– rid
May 16, 2020 at 10:38
• I see that in C using memcpy, QUEUE_SIZE is used. If I replace memcpy with var sortedRssi = rssiArray, how come queueSize is not used? May 16, 2020 at 11:37
• @AppleFan, in C, an "array" is just a pointer to a place in memory that contains values one after the other. It doesn't have the concept of size or length. memcpy() simply copies bytes from one part of the memory to another, and you need to tell it from where, to where, and how many bytes. In Swift, arrays are objects that contain metadata such as length, so the Swift array has all the knowledge it needs to make a copy of itself to another array.
– rid
May 16, 2020 at 13:18

Since this is a good chunk of my day job, I've got a bit of feedback for you 🙂

Just keep in mind that Swift is a very flexible language! Your translation works, so you can use as much or as little of that as you want, depending on your or your team's preferences.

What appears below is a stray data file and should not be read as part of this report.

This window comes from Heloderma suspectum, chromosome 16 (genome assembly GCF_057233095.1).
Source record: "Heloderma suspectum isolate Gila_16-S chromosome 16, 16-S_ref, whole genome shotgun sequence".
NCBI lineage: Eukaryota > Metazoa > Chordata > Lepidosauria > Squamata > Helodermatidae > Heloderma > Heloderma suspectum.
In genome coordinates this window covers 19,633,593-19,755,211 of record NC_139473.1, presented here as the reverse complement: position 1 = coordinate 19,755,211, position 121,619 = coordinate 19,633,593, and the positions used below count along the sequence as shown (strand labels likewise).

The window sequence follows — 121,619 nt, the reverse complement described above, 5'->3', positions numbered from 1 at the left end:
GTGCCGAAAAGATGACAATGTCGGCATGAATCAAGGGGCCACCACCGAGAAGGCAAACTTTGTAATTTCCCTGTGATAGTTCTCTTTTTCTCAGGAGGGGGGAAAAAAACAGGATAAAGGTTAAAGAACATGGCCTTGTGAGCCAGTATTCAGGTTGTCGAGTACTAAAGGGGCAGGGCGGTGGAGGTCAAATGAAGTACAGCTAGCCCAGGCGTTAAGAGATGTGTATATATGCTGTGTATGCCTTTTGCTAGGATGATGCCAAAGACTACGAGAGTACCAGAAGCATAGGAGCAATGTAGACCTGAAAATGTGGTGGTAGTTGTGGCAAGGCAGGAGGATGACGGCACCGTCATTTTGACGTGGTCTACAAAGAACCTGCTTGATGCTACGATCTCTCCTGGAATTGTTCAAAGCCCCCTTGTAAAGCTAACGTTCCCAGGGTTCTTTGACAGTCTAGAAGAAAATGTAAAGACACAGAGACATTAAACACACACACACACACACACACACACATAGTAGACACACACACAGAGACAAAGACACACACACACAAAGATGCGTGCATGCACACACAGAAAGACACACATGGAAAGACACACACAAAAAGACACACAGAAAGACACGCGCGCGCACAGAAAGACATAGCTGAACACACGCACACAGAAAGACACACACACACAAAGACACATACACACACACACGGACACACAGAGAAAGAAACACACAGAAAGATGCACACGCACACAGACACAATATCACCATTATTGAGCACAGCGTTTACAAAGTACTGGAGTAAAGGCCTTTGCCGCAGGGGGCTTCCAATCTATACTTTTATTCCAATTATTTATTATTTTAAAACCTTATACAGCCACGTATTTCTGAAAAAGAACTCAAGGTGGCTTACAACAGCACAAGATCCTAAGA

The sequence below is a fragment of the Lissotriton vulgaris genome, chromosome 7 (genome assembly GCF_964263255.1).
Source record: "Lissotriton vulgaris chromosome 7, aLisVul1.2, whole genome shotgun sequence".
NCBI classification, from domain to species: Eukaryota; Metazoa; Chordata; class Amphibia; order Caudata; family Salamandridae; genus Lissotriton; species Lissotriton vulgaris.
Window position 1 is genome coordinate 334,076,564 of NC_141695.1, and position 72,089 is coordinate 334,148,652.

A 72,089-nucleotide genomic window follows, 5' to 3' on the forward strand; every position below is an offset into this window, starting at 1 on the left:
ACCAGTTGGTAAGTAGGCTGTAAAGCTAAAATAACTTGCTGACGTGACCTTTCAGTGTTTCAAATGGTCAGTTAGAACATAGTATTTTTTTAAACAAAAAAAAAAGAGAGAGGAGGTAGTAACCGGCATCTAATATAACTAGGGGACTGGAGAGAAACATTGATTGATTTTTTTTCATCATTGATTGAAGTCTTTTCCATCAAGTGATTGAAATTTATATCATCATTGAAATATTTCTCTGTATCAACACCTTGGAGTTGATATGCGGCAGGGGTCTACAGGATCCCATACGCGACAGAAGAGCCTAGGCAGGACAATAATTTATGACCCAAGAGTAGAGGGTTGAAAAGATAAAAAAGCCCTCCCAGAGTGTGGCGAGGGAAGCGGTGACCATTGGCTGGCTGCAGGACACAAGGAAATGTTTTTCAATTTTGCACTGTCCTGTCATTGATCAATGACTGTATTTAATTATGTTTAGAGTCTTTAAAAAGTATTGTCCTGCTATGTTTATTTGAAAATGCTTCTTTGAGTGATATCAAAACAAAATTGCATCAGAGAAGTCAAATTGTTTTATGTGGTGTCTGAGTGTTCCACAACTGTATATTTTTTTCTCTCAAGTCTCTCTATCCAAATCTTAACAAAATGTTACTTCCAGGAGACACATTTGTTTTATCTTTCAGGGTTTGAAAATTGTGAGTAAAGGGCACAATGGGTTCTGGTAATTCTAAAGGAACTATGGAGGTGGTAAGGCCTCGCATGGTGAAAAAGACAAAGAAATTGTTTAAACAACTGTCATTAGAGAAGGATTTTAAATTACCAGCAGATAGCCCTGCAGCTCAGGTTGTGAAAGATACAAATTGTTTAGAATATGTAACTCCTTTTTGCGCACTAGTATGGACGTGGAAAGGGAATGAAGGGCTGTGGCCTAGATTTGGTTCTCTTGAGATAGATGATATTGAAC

### Embrace Immutability

C was designed to be sugar atop Assembly, which emulates a Turing machine, so it's very good at mutation. Swift was designed to be algorithmic, declarative, and functional, so it's very good at copying. Because of this, Swift code will work and optimize better if you embrace immutability.

For example, you already did a little bit of this in increaseIndex(_:) by making it take an input and return an output, rather than mutating some global variable:

func increaseIndex(_ x: Int) -> Int {
var x = x + 1
if x >= queueSize {
x = 0
}
return x
}